Next to Caravaggio’s subject are black, shiny grapes and those that he holds near his mouth are ripening and rotting. Sherman’s grapes are all perfect and healthy, but obviously fake. His crown of leaves looks brown and dull compared to hers, which is vividly green and plastic. Her cloth and sash are sheer and soft, her features are clearly hardened by makeup, her thigh is feminine and fully illuminated. She is not trying to be him, she is borrowing from him to communicate her own message. She’s disguised as Caravaggio disguised as the Roman god Bacchus after the Greek god Dionysus. She is making a statement about female involvement in art history by placing a woman in the role of an ancient male deity and in the role of an Old Master, a term referring to the important (mostly male) painters of the 16th, 17th, and 18th centuries.
Caravaggio used his own reflection from a mirror to combine his features with a mythological deity. Bayer (2004:169) states that acting as his own model and including his features in the painting was a way for Caravaggio to break down the hierarchies and idealisms of Renaissance painting. In addition, he is altering the representations of mythology and history by portraying a god as a sick youth. Sick Bacchus communicates human weakness, consequence, illness, and mortality in place of grandiosity, festivity, pleasure and immortality.
Sherman is not trying to imitate Caravaggio’s realism and naturalism. The way she titles, or rather “untitles”, her work communicates an indifferent position in regard to the original artist and painting. Her chosen medium, photography, is a realistic medium by nature, yet she uses it to create a fake illusion. The artificiality of the props, disguise, light, prosthetics and makeup communicates a humorous message about identity and, ironically, humanises the original painting’s subject even further and brings it closer to reality.
Yet another irony is how much more reliable Sherman’s photograph is than Caravaggio’s painting in our modern context. I found images of Sick Bacchus in several websites, including Wikipedia, Bridgeman and Galleria Borghese, but realised that each photograph differs in color, brightness and copyright license. Even though works of art enter public domain 70 years after the last creator’s death, some galleries and museums hold copyright over the photographs of those artworks. Because Sherman’s work is already a photograph, there is only one version and all copyright of it is her own. I think this complexity of copyright, accuracy and authorship serves as a good reflection of our modern relationship with art history and visual communication in general.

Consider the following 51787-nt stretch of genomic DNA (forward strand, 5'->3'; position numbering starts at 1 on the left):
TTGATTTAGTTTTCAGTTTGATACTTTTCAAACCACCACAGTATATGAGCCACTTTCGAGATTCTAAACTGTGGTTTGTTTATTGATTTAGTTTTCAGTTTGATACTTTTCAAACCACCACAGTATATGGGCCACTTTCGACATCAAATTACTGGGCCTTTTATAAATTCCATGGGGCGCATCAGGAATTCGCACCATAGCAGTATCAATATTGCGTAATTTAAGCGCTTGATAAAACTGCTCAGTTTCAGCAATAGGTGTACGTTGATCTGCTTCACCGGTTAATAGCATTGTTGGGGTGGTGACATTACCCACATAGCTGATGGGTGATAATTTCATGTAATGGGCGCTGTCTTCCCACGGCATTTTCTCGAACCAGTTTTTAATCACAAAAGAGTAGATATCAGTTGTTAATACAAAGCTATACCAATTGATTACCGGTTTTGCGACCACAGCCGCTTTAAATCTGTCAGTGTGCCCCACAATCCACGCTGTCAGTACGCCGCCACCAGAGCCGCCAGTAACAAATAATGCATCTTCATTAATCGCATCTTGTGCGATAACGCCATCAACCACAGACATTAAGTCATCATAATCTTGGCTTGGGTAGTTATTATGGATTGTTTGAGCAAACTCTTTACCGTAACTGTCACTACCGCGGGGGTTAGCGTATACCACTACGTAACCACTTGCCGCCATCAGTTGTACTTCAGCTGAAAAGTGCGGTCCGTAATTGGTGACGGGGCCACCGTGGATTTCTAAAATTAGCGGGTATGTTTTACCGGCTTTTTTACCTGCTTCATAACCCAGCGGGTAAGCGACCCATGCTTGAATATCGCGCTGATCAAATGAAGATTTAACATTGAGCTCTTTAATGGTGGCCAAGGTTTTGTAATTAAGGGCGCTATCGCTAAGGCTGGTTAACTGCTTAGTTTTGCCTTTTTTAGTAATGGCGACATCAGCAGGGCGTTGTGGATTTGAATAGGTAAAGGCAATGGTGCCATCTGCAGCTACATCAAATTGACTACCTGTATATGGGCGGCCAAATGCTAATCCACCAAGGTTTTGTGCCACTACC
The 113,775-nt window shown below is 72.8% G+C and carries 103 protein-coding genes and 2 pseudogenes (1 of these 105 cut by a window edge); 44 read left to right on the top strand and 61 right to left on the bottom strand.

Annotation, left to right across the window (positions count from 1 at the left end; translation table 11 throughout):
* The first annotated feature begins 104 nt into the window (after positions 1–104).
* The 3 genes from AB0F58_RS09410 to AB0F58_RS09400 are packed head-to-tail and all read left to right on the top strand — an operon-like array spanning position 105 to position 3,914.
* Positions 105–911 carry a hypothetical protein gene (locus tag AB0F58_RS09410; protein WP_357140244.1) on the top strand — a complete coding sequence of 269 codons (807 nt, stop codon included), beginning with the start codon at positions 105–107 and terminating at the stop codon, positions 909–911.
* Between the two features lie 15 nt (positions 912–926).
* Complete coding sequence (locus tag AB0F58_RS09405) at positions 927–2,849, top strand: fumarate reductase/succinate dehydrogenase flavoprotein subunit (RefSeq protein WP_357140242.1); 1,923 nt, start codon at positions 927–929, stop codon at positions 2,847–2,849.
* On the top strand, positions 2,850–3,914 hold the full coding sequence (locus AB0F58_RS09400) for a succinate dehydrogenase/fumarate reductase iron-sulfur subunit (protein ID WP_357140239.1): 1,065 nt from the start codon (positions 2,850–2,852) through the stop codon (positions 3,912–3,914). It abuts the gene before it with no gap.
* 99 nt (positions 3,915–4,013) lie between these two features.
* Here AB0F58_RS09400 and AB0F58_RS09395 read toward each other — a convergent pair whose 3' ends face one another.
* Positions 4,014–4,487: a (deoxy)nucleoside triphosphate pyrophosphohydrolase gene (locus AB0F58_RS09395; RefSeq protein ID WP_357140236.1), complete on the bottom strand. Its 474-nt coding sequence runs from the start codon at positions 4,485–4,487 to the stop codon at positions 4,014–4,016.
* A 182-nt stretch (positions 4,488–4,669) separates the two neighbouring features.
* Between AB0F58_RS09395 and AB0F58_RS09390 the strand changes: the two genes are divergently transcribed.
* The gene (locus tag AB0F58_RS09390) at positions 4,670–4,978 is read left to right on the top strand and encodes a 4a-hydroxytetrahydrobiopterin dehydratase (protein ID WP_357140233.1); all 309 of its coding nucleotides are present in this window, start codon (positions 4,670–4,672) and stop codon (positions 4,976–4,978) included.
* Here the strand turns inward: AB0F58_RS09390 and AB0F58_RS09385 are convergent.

Caravaggio and Sherman’s works are different from each other in terms of context, time of creation, medium, and message, yet both artists are, in their own way, drawing from their knowledge of history to criticise idealisations and stereotypes. Both have created self-portraits that speak more about their respective cultures and audiences than about themselves. Both bring forth reflection about identity and about the grandiosity with which we look at things past. Finally, a short statement by Sherman, ‘I guess I’m also commenting on how we think these things are masterful. Why do we think they’re so great?’
Word count: 1128
List of Illustrations
Figure 1. Caravaggio, M. M. d. (1593) Sick Bacchus [oil on canvas] At: https://en.wikipedia.org/wiki/Young_Sick_Bacchus (Accessed on 17 May 2017)
Figure 2. Sherman, C. (1990) Untitled #224 [Chromogenic color print] At: https://www.moma.org/interactives/exhibitions/2012/cindysherman/gallery/audio/8-224.php (Accessed on 17 May 2017)
Aronson, J. K. and Ramachandran, M. (2007) The diagnosis of art: Caravaggio’s jaundiced Bacchus. At: https://www.ncbi.nlm.nih.gov/pmc/articles/PMC1963406
Art21. (2013) It Began with Madame de Pompadour
Cindy Sherman. At: https://art21.org/read/cindy-sherman-it-began-with-madame-de-pompadour (Accessed on 17 May 2017)
Bayer, A. and Gregori, M. (2004) Painters of Reality: The Legacy of Leonardo and Caravaggio in Lombardy [PDF, MetPublications] At: http://www.metmuseum.org/art/metpublications/Painters_of_Reality_The_Legacy_of_Leonardo_and_Caravaggio_in_Lombardy
Bersani, L. and Dutoit, U. (1998) Caravaggio’s Secrets. At: http://www.nytimes.com/books/first/b/bersani-caravaggio.html (Accessed on 17 May 2017)
Gregori, M., Gregory, M., and Christiansen, K. (1985) The Age of Caravaggio [PDF, MetPublications] At: http://www.metmuseum.org/art/metpublications/The_Age_of_Caravaggio